And now for something completely different, Burrell’s acknowledgement to one of the greatest composers and bandleaders in jazz. Recorded over two days in February 1975, Burrell leads an all star cast through some of Duke’s compositions with respectively individual arrangements that mark this as probably his finest album.

Juan Tizol’s ‘Caravan’ has some lovely solos from Jerome Richardson on soprano saxophone and tenor saxophonist Joe Henderson and at the opposite end of the spectrum, vocalist Ernie Andrew totally owns ‘My Little Brown Book’. ‘C-Jam Blues’ has some fine solos from Jon Faddis and Thad Jones, and organist Jimmy Smith gets in on the act too.

‘It Don’t Mean A Thing (If It Ain’t Got That Swing)’ does so with a vengeance and Burrell takes the honours with a finely spun solo, and the album reveals yet more delights on ‘Blues Medley’ that incorporates ‘Carnegie Blues/Rocks in my Bed/Jeeps Blues/The Creole Love Call’ with another excellent contribution from Burrell. However, it is the overall concept and execution of the album as a whole that marks this album out as a classic.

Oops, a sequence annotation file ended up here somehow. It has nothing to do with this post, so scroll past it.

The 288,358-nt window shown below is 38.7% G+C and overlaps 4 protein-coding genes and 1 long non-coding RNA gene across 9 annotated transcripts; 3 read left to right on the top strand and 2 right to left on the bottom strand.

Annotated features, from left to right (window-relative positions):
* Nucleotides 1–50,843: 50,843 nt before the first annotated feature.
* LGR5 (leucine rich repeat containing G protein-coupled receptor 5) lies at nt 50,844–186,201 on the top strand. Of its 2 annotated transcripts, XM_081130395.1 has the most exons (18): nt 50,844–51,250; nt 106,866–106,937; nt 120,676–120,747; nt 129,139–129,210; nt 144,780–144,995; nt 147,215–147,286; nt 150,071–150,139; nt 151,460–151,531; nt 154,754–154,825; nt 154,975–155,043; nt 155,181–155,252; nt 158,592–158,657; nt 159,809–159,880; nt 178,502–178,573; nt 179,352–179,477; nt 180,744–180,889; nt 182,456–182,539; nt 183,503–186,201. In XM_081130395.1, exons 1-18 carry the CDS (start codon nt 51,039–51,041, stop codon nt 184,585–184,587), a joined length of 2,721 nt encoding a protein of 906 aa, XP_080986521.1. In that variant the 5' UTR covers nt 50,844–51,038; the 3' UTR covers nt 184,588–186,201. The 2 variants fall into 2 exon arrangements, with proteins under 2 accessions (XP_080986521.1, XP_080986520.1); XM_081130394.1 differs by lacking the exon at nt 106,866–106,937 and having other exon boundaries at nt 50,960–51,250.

Lotus Blossom (Concord – 1995)

To round of this selection of Kenny Burrell’s best albums we conclude with a beautiful album made up of a series of solo, duo and trio tracks and a set of standards that are second to none. What could look like on paper as a gentle stroll for the guitarist becomes much more with his gentle sense of lyricism front and centre.

Burrell’s love and respect for Duke again shines through in delightful solo renditions of ‘Warm Valley’ and ‘Lotus Blossom’, and the oft covered ‘Satin Doll’ with bassist Ray Drummond and Yoran Israel is definitely one of the more satisfying getting the album off to a swinging start.

Israel only hangs around for a couple more tracks bringing a lightly swinging presence to ‘The Night Has Thousand Eyes’ and ‘I’m Falling You’, but the bassist ensuring his bus ride across town was worth the fare plies his trade in some fine duets. The subtle shading and tentative phrasing on ‘I Don’t Stand A Ghost Of A Chance’ and the closing ‘Old Folks’ is utterly charming.